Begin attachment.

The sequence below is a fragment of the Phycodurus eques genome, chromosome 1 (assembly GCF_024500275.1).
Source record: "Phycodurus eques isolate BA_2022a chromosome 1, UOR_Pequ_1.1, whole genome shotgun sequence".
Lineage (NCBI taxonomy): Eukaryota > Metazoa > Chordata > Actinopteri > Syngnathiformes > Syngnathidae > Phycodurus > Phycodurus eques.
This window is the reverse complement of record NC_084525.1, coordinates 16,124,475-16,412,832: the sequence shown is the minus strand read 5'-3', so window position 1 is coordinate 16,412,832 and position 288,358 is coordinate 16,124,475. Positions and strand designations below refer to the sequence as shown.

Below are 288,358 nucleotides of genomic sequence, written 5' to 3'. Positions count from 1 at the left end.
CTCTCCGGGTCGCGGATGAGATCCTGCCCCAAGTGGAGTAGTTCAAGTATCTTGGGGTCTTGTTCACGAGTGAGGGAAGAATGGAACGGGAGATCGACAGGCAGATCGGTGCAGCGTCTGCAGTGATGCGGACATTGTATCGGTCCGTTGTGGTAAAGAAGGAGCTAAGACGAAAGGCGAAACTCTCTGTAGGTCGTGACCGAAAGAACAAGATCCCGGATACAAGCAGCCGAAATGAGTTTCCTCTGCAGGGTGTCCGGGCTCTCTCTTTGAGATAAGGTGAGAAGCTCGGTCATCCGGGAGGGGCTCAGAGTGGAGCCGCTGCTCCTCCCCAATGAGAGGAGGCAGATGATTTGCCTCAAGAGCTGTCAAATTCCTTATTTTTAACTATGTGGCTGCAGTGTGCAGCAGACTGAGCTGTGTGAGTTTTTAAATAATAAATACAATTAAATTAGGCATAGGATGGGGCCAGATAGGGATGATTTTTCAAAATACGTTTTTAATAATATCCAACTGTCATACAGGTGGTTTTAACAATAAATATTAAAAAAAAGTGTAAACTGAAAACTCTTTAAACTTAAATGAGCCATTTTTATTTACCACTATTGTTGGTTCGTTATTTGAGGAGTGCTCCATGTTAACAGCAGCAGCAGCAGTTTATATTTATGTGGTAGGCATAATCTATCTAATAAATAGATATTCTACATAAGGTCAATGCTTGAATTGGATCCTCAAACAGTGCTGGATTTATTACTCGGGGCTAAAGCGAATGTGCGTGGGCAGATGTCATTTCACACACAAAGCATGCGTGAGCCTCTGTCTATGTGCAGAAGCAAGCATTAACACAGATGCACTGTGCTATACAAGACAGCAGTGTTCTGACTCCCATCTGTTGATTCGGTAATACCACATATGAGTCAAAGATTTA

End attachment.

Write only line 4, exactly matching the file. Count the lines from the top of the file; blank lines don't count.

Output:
This window is the reverse complement of record NC_084525.1, coordinates 16,124,475-16,412,832: the sequence shown is the minus strand read 5'-3', so window position 1 is coordinate 16,412,832 and position 288,358 is coordinate 16,124,475. Positions and strand designations below refer to the sequence as shown.